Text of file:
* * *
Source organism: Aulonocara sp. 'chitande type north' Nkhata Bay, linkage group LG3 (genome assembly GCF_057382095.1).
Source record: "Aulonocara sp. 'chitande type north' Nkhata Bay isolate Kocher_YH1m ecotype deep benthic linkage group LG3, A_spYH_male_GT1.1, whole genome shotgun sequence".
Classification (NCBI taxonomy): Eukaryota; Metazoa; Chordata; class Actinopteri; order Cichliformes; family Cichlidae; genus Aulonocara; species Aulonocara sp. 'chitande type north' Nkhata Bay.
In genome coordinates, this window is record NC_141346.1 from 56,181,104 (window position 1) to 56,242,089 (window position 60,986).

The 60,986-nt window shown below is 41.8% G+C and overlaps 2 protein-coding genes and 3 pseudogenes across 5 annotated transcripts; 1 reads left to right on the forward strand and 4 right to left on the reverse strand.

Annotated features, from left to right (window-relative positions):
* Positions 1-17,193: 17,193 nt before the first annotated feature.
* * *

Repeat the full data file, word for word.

Source organism: Aulonocara sp. 'chitande type north' Nkhata Bay, linkage group LG3 (genome assembly GCF_057382095.1).
Source record: "Aulonocara sp. 'chitande type north' Nkhata Bay isolate Kocher_YH1m ecotype deep benthic linkage group LG3, A_spYH_male_GT1.1, whole genome shotgun sequence".
Classification (NCBI taxonomy): Eukaryota; Metazoa; Chordata; class Actinopteri; order Cichliformes; family Cichlidae; genus Aulonocara; species Aulonocara sp. 'chitande type north' Nkhata Bay.
In genome coordinates, this window is record NC_141346.1 from 56,181,104 (window position 1) to 56,242,089 (window position 60,986).

The 60,986-nt window shown below is 41.8% G+C and overlaps 2 protein-coding genes and 3 pseudogenes across 5 annotated transcripts; 1 reads left to right on the forward strand and 4 right to left on the reverse strand.

Annotated features, from left to right (window-relative positions):
* Positions 1-17,193: 17,193 nt before the first annotated feature.